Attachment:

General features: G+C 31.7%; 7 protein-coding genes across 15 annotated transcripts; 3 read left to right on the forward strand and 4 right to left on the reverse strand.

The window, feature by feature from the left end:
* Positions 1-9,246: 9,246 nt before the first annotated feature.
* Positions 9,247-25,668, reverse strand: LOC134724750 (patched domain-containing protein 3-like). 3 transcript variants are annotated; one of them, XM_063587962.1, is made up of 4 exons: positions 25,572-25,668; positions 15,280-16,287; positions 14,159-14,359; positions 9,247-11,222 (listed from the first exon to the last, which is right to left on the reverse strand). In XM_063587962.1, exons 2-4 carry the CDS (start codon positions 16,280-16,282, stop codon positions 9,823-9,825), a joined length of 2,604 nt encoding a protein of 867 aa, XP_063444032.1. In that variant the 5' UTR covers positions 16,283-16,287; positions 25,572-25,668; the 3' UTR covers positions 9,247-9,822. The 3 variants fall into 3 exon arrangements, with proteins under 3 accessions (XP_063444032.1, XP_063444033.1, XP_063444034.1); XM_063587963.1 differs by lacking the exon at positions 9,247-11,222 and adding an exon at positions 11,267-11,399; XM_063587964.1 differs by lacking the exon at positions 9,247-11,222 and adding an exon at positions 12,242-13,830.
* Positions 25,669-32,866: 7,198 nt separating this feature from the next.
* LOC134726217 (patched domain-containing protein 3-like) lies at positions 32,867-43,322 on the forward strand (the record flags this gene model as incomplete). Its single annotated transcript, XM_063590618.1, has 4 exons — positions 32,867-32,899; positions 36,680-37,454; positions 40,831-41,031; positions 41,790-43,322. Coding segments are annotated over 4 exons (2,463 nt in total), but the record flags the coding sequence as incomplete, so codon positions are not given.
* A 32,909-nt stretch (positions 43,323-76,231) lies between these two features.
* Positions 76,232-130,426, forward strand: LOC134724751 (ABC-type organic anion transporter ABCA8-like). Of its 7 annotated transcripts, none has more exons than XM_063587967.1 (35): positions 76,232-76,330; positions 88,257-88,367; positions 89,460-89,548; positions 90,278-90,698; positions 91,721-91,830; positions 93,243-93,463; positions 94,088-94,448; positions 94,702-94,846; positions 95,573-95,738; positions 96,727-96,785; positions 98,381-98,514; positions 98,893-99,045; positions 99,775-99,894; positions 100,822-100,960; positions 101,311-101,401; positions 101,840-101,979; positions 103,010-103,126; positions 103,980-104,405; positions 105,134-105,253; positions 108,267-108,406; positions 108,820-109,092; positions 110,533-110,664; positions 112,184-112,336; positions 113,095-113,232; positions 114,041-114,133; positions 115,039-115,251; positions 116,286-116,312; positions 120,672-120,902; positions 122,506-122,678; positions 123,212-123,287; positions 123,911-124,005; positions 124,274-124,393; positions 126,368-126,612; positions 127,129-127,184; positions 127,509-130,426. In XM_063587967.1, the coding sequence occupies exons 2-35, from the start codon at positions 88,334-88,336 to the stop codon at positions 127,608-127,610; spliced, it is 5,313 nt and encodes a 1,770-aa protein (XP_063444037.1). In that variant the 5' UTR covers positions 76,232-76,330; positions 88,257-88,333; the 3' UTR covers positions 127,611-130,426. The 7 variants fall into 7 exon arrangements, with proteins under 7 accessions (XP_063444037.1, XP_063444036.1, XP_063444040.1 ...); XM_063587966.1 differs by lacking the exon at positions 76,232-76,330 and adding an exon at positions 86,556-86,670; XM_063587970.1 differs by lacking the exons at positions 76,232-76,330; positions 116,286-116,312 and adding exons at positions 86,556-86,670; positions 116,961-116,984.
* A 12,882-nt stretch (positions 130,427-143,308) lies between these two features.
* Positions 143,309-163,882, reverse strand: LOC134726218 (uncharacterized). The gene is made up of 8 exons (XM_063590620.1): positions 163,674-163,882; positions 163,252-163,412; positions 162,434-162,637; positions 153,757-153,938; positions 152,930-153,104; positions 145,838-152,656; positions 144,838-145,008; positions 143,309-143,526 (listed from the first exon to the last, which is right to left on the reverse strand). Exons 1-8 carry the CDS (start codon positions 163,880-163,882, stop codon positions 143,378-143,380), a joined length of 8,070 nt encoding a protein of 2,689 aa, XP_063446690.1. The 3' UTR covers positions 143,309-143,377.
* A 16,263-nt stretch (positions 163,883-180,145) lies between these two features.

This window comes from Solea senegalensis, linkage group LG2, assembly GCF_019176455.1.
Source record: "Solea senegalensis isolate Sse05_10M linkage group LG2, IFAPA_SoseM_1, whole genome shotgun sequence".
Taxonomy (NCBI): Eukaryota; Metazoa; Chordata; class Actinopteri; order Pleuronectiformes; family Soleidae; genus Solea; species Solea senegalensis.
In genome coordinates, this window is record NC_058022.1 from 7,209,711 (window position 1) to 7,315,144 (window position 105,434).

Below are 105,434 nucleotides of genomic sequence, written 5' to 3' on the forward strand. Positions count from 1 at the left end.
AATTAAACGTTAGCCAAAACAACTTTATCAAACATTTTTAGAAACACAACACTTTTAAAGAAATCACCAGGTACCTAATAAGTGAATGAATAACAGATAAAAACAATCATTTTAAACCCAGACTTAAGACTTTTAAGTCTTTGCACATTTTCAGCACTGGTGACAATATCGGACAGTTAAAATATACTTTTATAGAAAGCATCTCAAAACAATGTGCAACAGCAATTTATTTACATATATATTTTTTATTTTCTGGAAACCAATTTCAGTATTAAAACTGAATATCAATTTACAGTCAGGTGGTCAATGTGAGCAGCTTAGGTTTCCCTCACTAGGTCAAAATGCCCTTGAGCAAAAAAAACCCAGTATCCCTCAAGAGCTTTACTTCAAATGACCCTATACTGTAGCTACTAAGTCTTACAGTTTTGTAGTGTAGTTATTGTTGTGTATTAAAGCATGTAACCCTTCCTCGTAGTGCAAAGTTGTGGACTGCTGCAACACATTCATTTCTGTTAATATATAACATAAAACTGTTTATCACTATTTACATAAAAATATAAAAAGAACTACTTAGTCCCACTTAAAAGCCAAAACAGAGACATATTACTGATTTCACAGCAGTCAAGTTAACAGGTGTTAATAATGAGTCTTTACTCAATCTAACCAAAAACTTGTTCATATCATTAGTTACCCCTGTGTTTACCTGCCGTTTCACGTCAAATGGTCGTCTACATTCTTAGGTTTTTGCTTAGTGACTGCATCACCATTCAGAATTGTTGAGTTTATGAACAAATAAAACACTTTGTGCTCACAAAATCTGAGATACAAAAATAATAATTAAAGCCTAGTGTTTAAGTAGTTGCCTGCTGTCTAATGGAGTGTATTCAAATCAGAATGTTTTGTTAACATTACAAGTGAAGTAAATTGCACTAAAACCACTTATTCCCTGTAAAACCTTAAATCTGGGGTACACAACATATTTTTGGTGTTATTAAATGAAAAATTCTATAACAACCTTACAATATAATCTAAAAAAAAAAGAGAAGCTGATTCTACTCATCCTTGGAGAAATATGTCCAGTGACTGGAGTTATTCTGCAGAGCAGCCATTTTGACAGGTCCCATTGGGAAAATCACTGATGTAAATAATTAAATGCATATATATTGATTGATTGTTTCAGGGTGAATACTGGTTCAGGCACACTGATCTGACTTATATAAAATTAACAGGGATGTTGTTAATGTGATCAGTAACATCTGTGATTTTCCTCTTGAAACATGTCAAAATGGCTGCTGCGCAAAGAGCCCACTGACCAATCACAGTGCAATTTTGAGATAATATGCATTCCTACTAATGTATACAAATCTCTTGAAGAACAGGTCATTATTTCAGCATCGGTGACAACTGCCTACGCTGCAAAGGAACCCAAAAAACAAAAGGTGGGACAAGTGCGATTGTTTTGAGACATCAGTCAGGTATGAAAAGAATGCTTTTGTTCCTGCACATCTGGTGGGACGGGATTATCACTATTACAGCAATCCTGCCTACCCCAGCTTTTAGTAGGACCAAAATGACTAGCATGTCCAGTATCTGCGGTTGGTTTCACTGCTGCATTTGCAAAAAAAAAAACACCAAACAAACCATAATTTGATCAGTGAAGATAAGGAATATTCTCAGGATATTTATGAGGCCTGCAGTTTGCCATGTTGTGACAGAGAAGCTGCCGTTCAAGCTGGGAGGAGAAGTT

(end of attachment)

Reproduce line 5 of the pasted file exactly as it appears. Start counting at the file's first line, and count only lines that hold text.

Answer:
* Positions 25,669-32,866: 7,198 nt separating this feature from the next.